After getting his big break in Dead Poets Society in 1989, Josh Charles has spent most of his acting career on television, most notably in Sports Night and The Good Wife. But before shooting his last season with The Good Wife, Charles took the opportunity to return to the big screen in French director Pascale Ferran’s fantastical new film, Bird People. We caught up with Charles at the Toronto International Film Festival about the film, which recently opened in select cities.
Paste: Well, first off, what attracted you to this project?
Josh Charles: What attracted me was Pascale’s work, the script. I thought it was so interesting and different and unlike anything I had read. I was really interested in doing something that felt completely different than anything I’d ever done. And I was also incredibly touched and flattered that she wanted me to make the film with her. She had first become aware of me, I think she saw me in In Treatment and it had stayed in the back of her brain. So when they started casting she thought of me, and I was just really touched by that. It’s not often that you get a phone call from a French filmmaker that you admire saying, “I want you to be in my new movie.” And I was really struck by the script. I thought narratively it was completely daring and unusual. The hybrid structure of it, obviously the secret and what happens. I was intrigued to see how she was gonna pull that off. Meeting her and hearing how specific and clear and passionate she was about the film and what she wanted to say, that it was not only a film that took place today. But really she wanted to say something about the world today and about the sense of alienation and loneliness and the idea of the more sort of literally connected we are, the more emotionally disconnected we can become. [She’s] interested in this sort of organic flow between one and none, between group and individual, and the whole idea the duality of the film I found interesting.
Paste: Yeah, I imagine just even reading the script you probably had that sort of same reaction as the audience has watching when all of a sudden, this story that’s very grounded and very real take this fantastical flight.
Paste: Reading that, how did you react?
Charles: My reaction was I sat down and I said, “This is really interesting and I find the film fascinating. There are a lot of things I like in the material. It reads almost like a novel. But how is that going to be made? How is that section going to be made? I’m interested.” And we talked a lot about it, and of course she had been asked that question a bunch, I’m sure, with all the financiers, with everybody, so she’s really thought a lot about it. You know, we made the film two years ago—my section two years—so that portion of the film with the birds and all the post-production took quite a long time. And I think it’s kind of, you know, now I’ve seen the film a few times and I just marvel at how they did it. Whatever anyone thinks of the film, that aspect of it, it’s very invisible to me how it’s all done, and I think it had to be to that way to keep the film working, because if you could see too much of how that’s done—I’m trying not to talk about it with giving things away. But I think that it’s pretty impressive special effects if I may say so.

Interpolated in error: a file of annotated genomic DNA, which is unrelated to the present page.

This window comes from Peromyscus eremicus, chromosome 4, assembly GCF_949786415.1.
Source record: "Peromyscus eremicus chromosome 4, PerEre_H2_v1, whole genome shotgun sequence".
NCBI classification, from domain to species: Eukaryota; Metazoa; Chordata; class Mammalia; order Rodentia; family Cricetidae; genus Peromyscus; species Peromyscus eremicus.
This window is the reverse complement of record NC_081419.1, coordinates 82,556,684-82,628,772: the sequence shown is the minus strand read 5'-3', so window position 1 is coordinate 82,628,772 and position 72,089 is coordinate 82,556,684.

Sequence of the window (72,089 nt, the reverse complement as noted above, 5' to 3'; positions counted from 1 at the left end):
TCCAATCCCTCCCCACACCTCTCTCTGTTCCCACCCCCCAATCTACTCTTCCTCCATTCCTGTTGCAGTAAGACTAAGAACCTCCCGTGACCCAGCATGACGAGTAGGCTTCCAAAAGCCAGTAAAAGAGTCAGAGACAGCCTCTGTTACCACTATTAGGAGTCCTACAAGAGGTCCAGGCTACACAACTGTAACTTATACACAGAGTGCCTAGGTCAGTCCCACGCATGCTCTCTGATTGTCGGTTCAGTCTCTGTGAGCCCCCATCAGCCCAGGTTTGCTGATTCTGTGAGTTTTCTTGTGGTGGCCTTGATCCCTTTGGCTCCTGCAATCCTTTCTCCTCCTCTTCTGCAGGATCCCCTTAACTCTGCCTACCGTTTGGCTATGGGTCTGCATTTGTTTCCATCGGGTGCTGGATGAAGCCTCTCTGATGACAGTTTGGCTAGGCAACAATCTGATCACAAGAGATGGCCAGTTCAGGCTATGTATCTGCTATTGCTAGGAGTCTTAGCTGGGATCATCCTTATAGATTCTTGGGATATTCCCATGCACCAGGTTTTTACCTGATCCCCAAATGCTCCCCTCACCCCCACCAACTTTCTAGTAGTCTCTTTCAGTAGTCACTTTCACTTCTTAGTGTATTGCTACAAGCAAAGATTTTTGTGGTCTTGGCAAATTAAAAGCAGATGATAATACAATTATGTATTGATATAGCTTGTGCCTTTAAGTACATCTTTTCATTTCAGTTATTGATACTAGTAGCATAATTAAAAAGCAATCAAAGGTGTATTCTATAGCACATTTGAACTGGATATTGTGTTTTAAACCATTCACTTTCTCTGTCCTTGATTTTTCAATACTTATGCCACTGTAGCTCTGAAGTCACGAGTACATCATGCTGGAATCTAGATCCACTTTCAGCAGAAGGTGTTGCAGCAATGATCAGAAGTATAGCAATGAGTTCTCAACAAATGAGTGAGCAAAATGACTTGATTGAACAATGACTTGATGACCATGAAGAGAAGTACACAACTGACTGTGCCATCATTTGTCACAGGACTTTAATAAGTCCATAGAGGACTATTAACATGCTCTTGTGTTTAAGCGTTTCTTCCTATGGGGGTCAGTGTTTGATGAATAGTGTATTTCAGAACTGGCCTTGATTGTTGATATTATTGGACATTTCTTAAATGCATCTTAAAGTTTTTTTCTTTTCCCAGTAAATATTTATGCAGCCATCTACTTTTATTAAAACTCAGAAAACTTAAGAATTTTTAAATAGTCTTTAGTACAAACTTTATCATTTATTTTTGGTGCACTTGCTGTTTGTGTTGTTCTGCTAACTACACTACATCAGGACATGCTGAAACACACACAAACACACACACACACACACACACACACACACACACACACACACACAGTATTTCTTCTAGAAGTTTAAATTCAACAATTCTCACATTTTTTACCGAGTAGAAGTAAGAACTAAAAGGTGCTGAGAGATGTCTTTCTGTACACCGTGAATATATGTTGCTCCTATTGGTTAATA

Paste: What was it like filming with the birds. I mean, you don’t have a lot of scenes where…
Charles: No, I have that one at the airport, and some of that was CGI that I didn’t even, wasn’t a part of all of it, and then the stuff on the people mover, that was a real bird. They may have done some stuff with the CGI, but that section was… I know I did shots with a real bird. We had the bird wrangler and everything.
Paste: Are you a fan of French cinema in general?
Charles: Yes, I mean I love all cinema and love many French films and Italian films, and just, yeah, I love movies.
Paste: It’s a very difficult emotional time for your character in this movie. What are you drawing on, particularly in the scenes with your wife on Skype?